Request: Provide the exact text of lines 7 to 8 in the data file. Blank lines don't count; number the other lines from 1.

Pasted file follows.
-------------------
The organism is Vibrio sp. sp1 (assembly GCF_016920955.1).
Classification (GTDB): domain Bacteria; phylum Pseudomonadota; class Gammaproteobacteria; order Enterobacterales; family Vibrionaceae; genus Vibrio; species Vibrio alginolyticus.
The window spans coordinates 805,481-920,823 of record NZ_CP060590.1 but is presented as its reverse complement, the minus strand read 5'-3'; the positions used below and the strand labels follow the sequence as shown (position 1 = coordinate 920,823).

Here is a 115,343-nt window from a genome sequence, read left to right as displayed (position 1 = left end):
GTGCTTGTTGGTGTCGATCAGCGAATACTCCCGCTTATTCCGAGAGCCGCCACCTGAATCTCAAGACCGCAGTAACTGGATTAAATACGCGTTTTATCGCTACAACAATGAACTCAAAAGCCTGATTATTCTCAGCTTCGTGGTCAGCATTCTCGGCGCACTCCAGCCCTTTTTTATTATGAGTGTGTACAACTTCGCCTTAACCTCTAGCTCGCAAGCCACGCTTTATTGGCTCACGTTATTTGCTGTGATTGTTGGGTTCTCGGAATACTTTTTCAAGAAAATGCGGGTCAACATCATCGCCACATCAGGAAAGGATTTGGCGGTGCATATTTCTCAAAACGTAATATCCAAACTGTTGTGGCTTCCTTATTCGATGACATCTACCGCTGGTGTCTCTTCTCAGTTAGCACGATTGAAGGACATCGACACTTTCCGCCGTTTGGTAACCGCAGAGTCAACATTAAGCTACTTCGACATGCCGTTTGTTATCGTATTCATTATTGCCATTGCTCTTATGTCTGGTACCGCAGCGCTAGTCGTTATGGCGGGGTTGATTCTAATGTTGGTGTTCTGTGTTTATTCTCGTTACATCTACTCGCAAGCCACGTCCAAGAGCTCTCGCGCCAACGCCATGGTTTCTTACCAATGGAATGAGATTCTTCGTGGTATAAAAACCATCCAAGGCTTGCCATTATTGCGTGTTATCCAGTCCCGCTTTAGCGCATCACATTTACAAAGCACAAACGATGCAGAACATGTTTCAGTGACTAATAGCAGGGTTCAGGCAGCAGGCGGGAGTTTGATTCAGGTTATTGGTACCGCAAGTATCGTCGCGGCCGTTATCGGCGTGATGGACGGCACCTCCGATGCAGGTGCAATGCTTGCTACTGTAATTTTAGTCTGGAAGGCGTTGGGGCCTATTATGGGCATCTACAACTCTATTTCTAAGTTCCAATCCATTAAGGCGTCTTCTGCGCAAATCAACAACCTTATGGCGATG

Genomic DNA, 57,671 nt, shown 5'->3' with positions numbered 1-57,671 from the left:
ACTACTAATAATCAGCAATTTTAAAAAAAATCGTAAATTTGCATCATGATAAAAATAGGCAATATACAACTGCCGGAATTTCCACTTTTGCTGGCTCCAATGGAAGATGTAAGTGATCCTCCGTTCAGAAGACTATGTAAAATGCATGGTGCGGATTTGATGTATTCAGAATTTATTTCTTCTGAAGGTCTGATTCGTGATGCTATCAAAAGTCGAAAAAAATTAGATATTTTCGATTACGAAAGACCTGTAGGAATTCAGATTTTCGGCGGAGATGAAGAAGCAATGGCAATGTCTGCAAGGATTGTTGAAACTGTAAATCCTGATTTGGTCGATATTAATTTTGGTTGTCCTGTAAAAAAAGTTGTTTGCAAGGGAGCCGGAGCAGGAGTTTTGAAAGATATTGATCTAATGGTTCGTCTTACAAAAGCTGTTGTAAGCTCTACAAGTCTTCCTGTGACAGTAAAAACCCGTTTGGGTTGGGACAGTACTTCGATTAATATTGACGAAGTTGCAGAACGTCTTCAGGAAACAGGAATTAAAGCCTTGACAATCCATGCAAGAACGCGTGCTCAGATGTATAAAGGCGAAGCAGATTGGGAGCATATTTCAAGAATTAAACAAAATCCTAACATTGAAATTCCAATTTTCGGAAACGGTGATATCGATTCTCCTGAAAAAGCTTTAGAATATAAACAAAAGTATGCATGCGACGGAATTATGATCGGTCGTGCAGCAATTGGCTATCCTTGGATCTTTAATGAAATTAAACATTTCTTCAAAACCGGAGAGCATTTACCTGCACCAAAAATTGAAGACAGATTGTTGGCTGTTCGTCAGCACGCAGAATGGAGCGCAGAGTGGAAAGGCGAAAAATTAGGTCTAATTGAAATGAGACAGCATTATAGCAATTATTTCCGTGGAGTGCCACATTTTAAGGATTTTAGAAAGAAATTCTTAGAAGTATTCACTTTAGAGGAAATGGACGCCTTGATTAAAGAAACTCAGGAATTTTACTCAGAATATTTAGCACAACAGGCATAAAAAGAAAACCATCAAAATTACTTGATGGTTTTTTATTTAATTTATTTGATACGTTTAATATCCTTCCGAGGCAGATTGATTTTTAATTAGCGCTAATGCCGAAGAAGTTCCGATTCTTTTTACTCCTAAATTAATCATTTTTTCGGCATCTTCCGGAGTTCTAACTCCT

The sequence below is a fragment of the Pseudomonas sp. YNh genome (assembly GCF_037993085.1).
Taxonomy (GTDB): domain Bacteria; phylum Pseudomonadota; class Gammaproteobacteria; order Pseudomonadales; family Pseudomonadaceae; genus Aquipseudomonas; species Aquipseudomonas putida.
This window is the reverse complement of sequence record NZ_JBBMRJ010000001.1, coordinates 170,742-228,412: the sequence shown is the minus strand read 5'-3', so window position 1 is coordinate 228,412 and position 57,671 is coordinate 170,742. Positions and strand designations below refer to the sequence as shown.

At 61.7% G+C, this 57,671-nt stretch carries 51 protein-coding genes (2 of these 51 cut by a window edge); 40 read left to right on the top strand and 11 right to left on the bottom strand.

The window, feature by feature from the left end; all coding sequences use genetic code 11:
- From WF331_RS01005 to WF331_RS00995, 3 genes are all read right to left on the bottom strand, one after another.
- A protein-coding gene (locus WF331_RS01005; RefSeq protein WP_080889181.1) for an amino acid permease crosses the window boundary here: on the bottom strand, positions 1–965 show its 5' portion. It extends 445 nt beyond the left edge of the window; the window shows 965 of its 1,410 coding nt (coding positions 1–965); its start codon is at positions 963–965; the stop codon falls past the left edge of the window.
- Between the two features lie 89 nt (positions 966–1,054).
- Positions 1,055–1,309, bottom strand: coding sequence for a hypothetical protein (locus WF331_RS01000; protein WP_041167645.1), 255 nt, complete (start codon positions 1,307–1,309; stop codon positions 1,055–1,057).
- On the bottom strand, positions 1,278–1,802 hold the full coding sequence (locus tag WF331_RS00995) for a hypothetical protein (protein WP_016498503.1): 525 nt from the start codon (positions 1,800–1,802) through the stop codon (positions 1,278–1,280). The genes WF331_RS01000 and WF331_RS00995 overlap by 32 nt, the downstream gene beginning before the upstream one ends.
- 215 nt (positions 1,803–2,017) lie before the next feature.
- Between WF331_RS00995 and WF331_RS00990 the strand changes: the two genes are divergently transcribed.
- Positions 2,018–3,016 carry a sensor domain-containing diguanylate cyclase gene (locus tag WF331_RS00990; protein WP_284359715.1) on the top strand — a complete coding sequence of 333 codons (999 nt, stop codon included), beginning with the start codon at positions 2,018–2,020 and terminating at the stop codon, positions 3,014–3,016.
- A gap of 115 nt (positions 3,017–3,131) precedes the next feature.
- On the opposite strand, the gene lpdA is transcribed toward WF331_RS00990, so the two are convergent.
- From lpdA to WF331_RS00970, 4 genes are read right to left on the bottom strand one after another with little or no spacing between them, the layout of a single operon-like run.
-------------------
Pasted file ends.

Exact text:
ACTACTAATAATCAGCAATTTTAAAAAAAATCGTAAATTTGCATCATGATAAAAATAGGCAATATACAACTGCCGGAATTTCCACTTTTGCTGGCTCCAATGGAAGATGTAAGTGATCCTCCGTTCAGAAGACTATGTAAAATGCATGGTGCGGATTTGATGTATTCAGAATTTATTTCTTCTGAAGGTCTGATTCGTGATGCTATCAAAAGTCGAAAAAAATTAGATATTTTCGATTACGAAAGACCTGTAGGAATTCAGATTTTCGGCGGAGATGAAGAAGCAATGGCAATGTCTGCAAGGATTGTTGAAACTGTAAATCCTGATTTGGTCGATATTAATTTTGGTTGTCCTGTAAAAAAAGTTGTTTGCAAGGGAGCCGGAGCAGGAGTTTTGAAAGATATTGATCTAATGGTTCGTCTTACAAAAGCTGTTGTAAGCTCTACAAGTCTTCCTGTGACAGTAAAAACCCGTTTGGGTTGGGACAGTACTTCGATTAATATTGACGAAGTTGCAGAACGTCTTCAGGAAACAGGAATTAAAGCCTTGACAATCCATGCAAGAACGCGTGCTCAGATGTATAAAGGCGAAGCAGATTGGGAGCATATTTCAAGAATTAAACAAAATCCTAACATTGAAATTCCAATTTTCGGAAACGGTGATATCGATTCTCCTGAAAAAGCTTTAGAATATAAACAAAAGTATGCATGCGACGGAATTATGATCGGTCGTGCAGCAATTGGCTATCCTTGGATCTTTAATGAAATTAAACATTTCTTCAAAACCGGAGAGCATTTACCTGCACCAAAAATTGAAGACAGATTGTTGGCTGTTCGTCAGCACGCAGAATGGAGCGCAGAGTGGAAAGGCGAAAAATTAGGTCTAATTGAAATGAGACAGCATTATAGCAATTATTTCCGTGGAGTGCCACATTTTAAGGATTTTAGAAAGAAATTCTTAGAAGTATTCACTTTAGAGGAAATGGACGCCTTGATTAAAGAAACTCAGGAATTTTACTCAGAATATTTAGCACAACAGGCATAAAAAGAAAACCATCAAAATTACTTGATGGTTTTTTATTTAATTTATTTGATACGTTTAATATCCTTCCGAGGCAGATTGATTTTTAATTAGCGCTAATGCCGAAGAAGTTCCGATTCTTTTTACTCCTAAATTAATCATTTTTTCGGCATCTTCCGGAGTTCTAACTCCT

The sequence below is a fragment of the Pseudomonas sp. YNh genome (assembly GCF_037993085.1).